Gander writing off 30-year period of outstanding fines
Preventative measures taken to avoid repeat
“It’s a newer component, so that’s why we’ve only written off fines so far as 2007, in hopes that the more recent ones there’s still a chance that they’ll get included.”
Deputy Mayor Cyril Abbott
A tidy sum is being scratched from the Town of Gander’s books.
Seeing no hope in collecting on 30 years of outstanding fines, a motion was passed at the March 21 meeting of council to write off all outstanding fines from 1987 to 2007.
During the 30-year period 733 fines were issued but were never paid. In total, it added up to $104,326.50.
Deputy Mayor Cyril Abbott said all of the outstanding fines were issued through Municipal Enforcement, under the Highway Traffic Act, which falls under provincial jurisdiction.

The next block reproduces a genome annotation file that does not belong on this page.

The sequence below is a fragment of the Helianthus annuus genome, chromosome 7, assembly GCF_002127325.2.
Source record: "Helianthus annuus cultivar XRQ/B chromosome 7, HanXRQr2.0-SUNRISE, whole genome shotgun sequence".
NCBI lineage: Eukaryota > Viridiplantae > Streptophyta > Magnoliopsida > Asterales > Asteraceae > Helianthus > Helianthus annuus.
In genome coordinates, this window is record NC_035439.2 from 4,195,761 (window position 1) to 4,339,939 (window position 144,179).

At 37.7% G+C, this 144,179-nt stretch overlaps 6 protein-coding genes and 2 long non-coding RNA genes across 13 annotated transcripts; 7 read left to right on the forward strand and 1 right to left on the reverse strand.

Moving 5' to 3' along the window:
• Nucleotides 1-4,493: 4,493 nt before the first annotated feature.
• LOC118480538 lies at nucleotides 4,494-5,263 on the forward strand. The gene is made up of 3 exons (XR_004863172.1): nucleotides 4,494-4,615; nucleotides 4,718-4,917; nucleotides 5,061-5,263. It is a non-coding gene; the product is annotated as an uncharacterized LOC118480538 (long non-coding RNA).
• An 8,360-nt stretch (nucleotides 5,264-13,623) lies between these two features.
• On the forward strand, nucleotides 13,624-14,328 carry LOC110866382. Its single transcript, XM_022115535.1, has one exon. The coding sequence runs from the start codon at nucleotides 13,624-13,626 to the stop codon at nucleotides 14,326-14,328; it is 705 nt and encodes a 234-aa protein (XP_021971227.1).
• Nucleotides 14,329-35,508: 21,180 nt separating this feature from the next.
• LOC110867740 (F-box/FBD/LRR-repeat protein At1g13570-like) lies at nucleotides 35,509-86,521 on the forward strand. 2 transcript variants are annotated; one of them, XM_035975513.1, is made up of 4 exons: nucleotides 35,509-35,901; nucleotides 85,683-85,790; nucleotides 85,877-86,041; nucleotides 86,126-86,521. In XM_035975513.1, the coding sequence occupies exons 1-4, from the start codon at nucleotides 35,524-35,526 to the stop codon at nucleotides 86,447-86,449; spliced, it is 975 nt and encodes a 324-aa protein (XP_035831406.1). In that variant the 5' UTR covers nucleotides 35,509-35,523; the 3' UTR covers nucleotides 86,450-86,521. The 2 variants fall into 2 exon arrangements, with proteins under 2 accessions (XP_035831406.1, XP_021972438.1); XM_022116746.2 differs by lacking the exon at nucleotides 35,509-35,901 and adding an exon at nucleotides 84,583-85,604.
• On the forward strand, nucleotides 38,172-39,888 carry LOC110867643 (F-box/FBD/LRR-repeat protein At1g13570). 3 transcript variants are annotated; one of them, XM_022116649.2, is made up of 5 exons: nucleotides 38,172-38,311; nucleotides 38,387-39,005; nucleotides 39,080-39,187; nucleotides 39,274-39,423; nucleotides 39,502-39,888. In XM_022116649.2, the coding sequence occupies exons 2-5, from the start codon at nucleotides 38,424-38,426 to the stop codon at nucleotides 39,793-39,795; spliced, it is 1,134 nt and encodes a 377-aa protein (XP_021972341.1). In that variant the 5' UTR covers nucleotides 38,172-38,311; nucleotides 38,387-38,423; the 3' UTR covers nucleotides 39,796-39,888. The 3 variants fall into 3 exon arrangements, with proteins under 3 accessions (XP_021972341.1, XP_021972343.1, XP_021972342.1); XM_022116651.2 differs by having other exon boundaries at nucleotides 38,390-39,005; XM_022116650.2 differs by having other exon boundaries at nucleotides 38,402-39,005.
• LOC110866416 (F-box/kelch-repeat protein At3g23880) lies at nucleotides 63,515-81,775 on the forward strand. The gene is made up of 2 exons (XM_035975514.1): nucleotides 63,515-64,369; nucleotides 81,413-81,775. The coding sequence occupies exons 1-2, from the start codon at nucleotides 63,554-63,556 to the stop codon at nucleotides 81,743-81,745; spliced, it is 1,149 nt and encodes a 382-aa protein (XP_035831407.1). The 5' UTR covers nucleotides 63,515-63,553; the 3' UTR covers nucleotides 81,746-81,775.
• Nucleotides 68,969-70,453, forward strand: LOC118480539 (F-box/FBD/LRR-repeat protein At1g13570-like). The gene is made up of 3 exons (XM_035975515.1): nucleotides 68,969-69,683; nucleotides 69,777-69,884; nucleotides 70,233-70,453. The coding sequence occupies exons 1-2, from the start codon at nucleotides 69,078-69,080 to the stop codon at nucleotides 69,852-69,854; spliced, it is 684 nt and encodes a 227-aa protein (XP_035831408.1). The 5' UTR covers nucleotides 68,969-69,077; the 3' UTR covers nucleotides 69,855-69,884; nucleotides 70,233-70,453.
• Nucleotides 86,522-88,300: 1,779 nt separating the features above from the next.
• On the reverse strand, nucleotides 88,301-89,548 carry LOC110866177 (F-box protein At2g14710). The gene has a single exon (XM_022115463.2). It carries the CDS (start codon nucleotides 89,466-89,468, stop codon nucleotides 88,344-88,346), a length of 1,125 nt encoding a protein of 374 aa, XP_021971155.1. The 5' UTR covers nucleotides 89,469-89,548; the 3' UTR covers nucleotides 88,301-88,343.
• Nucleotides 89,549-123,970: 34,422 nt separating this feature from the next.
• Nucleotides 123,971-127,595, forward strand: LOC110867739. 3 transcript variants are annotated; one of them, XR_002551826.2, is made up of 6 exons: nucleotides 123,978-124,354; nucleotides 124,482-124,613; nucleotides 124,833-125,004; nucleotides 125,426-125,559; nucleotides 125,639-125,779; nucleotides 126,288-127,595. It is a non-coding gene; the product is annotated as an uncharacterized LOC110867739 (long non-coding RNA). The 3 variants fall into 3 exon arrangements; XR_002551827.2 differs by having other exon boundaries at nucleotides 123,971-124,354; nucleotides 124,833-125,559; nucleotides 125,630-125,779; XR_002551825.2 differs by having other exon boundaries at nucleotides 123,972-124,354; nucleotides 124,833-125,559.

“We had no control over these fines, we have no mechanism for chasing the money until the province does its thing first,” he said. “So when we got to go through the process, people had passed or moved, it just looked like there was no way to collect this outstanding fines sensibly.”
The town considered availing of a third party collection agency, however, Abbott said dealing with fines on an individual basis would not be worth the agency’s effort because the amount would be so small.
Measures in place
Abbott cautions those who might think it’s perfectly acceptable to leave tickets unpaid in the hopes it will eventually written off.
He’s been informed that once Municipal Enforcement issues a ticket under the Highway Traffic Act, which goes to the province for collection, it becomes attached to the offender’s license.
“So now, if the ticket remains unpaid, if a person goes to renew their registration or license, it’s on file,” he said. “It’s a newer component, so that’s why we’ve only written off fines so far as 2007, in hopes that the more recent ones there’s still a chance that they’ll get included.”